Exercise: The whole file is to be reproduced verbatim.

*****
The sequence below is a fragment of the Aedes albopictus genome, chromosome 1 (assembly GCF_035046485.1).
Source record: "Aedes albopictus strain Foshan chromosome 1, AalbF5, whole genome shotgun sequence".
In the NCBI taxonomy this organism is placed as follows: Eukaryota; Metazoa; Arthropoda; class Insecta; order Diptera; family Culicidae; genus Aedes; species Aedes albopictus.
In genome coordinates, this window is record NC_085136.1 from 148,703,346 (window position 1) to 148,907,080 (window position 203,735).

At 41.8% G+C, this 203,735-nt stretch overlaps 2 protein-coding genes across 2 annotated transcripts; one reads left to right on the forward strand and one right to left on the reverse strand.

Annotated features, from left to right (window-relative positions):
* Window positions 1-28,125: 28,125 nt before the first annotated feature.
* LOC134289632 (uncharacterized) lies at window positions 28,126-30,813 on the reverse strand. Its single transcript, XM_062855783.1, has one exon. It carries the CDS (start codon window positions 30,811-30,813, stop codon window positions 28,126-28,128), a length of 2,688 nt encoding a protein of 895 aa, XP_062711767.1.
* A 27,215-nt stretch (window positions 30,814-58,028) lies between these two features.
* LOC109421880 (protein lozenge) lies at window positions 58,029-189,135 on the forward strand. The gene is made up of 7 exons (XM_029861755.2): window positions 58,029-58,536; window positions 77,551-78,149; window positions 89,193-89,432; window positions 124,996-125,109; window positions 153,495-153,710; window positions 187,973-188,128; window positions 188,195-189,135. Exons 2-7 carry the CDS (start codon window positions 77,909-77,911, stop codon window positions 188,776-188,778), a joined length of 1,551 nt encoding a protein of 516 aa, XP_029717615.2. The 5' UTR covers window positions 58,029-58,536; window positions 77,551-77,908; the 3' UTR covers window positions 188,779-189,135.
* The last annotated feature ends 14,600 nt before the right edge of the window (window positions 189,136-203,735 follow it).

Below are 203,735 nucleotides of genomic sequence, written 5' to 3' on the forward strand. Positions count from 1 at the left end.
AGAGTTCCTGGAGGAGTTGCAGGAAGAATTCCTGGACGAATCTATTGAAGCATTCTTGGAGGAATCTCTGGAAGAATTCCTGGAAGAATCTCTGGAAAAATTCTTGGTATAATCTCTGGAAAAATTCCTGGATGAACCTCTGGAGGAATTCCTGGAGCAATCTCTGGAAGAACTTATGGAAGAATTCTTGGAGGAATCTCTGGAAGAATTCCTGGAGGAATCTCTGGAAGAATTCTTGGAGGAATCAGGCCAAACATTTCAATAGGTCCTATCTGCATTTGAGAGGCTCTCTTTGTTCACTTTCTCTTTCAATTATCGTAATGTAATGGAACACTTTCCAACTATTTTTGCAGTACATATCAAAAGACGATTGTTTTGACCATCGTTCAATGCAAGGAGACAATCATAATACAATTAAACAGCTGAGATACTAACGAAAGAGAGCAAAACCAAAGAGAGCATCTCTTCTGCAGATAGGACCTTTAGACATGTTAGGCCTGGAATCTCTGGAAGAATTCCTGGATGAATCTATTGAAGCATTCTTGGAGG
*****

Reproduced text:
The sequence below is a fragment of the Aedes albopictus genome, chromosome 1 (assembly GCF_035046485.1).
Source record: "Aedes albopictus strain Foshan chromosome 1, AalbF5, whole genome shotgun sequence".
In the NCBI taxonomy this organism is placed as follows: Eukaryota; Metazoa; Arthropoda; class Insecta; order Diptera; family Culicidae; genus Aedes; species Aedes albopictus.
In genome coordinates, this window is record NC_085136.1 from 148,703,346 (window position 1) to 148,907,080 (window position 203,735).

At 41.8% G+C, this 203,735-nt stretch overlaps 2 protein-coding genes across 2 annotated transcripts; one reads left to right on the forward strand and one right to left on the reverse strand.

Annotated features, from left to right (window-relative positions):
* Window positions 1-28,125: 28,125 nt before the first annotated feature.
* LOC134289632 (uncharacterized) lies at window positions 28,126-30,813 on the reverse strand. Its single transcript, XM_062855783.1, has one exon. It carries the CDS (start codon window positions 30,811-30,813, stop codon window positions 28,126-28,128), a length of 2,688 nt encoding a protein of 895 aa, XP_062711767.1.
* A 27,215-nt stretch (window positions 30,814-58,028) lies between these two features.
* LOC109421880 (protein lozenge) lies at window positions 58,029-189,135 on the forward strand. The gene is made up of 7 exons (XM_029861755.2): window positions 58,029-58,536; window positions 77,551-78,149; window positions 89,193-89,432; window positions 124,996-125,109; window positions 153,495-153,710; window positions 187,973-188,128; window positions 188,195-189,135. Exons 2-7 carry the CDS (start codon window positions 77,909-77,911, stop codon window positions 188,776-188,778), a joined length of 1,551 nt encoding a protein of 516 aa, XP_029717615.2. The 5' UTR covers window positions 58,029-58,536; window positions 77,551-77,908; the 3' UTR covers window positions 188,779-189,135.
* The last annotated feature ends 14,600 nt before the right edge of the window (window positions 189,136-203,735 follow it).

Below are 203,735 nucleotides of genomic sequence, written 5' to 3' on the forward strand. Positions count from 1 at the left end.
AGAGTTCCTGGAGGAGTTGCAGGAAGAATTCCTGGACGAATCTATTGAAGCATTCTTGGAGGAATCTCTGGAAGAATTCCTGGAAGAATCTCTGGAAAAATTCTTGGTATAATCTCTGGAAAAATTCCTGGATGAACCTCTGGAGGAATTCCTGGAGCAATCTCTGGAAGAACTTATGGAAGAATTCTTGGAGGAATCTCTGGAAGAATTCCTGGAGGAATCTCTGGAAGAATTCTTGGAGGAATCAGGCCAAACATTTCAATAGGTCCTATCTGCATTTGAGAGGCTCTCTTTGTTCACTTTCTCTTTCAATTATCGTAATGTAATGGAACACTTTCCAACTATTTTTGCAGTACATATCAAAAGACGATTGTTTTGACCATCGTTCAATGCAAGGAGACAATCATAATACAATTAAACAGCTGAGATACTAACGAAAGAGAGCAAAACCAAAGAGAGCATCTCTTCTGCAGATAGGACCTTTAGACATGTTAGGCCTGGAATCTCTGGAAGAATTCCTGGATGAATCTATTGAAGCATTCTTGGAGG